ALIEN SHE – FEELER ltd edition 12” Green Vinyl (Art For Blind Records 2018)

Alien She

This is the limited edition vinyl release of FEELER, an album that was technically launched in early December 2017. Some manner of sleeve manufacturing woe held the physical product to ransom, and in the interim, the digital release of this album was absorbed a great deal throughout the dusk of 2017. Anticipating that this was going to look as sharp and surly as it sounds, when the package finally arrived I was somewhat deflated to discover that, what had seemed like an online placeholder graphic/promo shot, was the actual cover… but more about that later…

Alien She’s palate for the debut is one of postpunk abrasion and residual gloom, and COLD BRAIN exemplifies this from the get-go with a rudimentary but effective scuffing of guitar dissonance. NO WAY OUT brings songwriting chops to the fore with thoughtful layers and flourishes of instrumentation. COVER THE HOLES amplifies the depressive side of the band and is punctuated by textures of noise that may have served the song by smothering the entire thing rather than sectioning it off. Upbeat and to the point, FEED ME offers a different tone with dream logic lyrics, superb vocals and something beyond the insular thematic drab elsewhere – This is arguably the album’s highlight. The noise is cranked up for GREY TOWN and a dual vocal mantra is utilised to great effect in trading lyrical gloom with playful disconnect. MEDICATING is a good example of where production ideas greatly benefit the basics, with a subtle stacking of voice and guitar layers in the second part of the song. SOLITARY is resolutely an 80’s gothic vignette – a few more synthetic frills and it would be every bit the descendant it suggests. Rounding the album off in style, DEATH SENTENCE drives the introversion out of the album’s lyrical exasperation and replaces it with something personal, topical, and a fighting spirit often absent elsewhere.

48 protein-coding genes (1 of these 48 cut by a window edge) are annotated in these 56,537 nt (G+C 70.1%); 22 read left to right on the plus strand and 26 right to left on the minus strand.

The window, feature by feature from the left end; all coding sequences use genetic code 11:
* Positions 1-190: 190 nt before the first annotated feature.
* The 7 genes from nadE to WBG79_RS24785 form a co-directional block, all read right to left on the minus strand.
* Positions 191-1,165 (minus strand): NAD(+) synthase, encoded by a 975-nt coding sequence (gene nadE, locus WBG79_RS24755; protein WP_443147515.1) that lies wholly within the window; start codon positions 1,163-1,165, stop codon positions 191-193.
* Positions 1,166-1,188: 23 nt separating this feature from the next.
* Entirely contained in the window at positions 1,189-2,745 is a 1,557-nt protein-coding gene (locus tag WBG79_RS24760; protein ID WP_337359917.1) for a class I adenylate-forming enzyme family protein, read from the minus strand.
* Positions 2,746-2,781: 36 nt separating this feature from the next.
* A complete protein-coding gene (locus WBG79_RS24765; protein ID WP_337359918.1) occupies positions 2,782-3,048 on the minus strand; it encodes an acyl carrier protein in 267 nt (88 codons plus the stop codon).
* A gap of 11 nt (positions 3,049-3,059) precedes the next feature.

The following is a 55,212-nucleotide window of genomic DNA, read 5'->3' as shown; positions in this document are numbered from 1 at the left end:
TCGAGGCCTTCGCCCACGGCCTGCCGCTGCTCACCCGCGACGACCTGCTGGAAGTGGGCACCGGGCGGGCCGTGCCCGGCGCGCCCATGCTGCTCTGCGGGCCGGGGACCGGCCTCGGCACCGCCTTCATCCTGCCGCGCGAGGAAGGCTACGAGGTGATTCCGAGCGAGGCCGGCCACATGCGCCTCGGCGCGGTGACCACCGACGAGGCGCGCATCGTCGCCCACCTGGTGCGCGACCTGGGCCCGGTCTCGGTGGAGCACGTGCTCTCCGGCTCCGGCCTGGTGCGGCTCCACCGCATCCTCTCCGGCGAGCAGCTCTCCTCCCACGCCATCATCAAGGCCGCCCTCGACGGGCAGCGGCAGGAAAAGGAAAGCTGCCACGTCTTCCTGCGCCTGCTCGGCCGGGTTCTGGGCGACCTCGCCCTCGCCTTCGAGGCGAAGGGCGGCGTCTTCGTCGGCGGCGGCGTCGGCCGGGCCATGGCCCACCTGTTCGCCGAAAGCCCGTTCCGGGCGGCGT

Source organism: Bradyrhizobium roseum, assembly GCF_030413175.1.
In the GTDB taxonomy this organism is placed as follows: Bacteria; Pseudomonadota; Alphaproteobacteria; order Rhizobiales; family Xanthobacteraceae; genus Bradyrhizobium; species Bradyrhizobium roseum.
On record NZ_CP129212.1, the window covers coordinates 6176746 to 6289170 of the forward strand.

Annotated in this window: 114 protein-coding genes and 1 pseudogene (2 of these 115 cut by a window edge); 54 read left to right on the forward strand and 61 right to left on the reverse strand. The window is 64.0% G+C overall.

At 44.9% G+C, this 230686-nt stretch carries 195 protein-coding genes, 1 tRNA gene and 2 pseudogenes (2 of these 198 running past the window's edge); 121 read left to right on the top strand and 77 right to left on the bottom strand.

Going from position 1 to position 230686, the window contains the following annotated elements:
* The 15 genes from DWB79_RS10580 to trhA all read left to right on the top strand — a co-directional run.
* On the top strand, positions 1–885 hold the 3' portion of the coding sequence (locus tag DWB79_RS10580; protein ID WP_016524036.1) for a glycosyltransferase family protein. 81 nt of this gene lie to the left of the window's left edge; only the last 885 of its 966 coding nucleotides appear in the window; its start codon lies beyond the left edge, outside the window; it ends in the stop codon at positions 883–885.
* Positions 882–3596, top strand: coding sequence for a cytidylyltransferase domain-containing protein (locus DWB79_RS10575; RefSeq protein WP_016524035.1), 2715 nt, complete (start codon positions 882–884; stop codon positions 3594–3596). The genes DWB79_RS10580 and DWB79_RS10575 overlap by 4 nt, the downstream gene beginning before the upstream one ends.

FEELER is very much a jangling clatter of tenacious guitar noise ( albeit not as noisy as it could be). It’s clear that the album works best when the raw ingredients are coloured with varying quantities synthesisers, feedback, dirt behind the fingernails, dual vocals and whatever else spices up the mix. Persistent in its loyalty to semi-clean yet brash shards, this is a convincing and perturbed debut…

…but…there’s no escaping the fact that album art is beyond just packaging of a product – It is part of the creative work… a statement of intent and/or discontent… a tribal identity… a symbiosis between noise and visual. Bands generally have art or graphic creatives in their immediate ranks or amongst their peers. There is no major difficulty in putting something together that screams “pick me”, so it’s a disappointment that this is wrapped in what, at best, looks like an inner sleeve. It presents itself as something that simply shrugs its shoulders and reminds me of the Velocity Girl promo CDs I used to receive yonks ago where either the art wasn’t ready or Sub Pop didn’t want to reveal it pre-release for whatever reason.

I don’t know what sequence of decisions led to this, why the record is insistently a boutique green vinyl release at the expense of presenting the album in a more creative manner, but it’s one regrettable factor that hangs over an otherwise spirited release.

Get it here…

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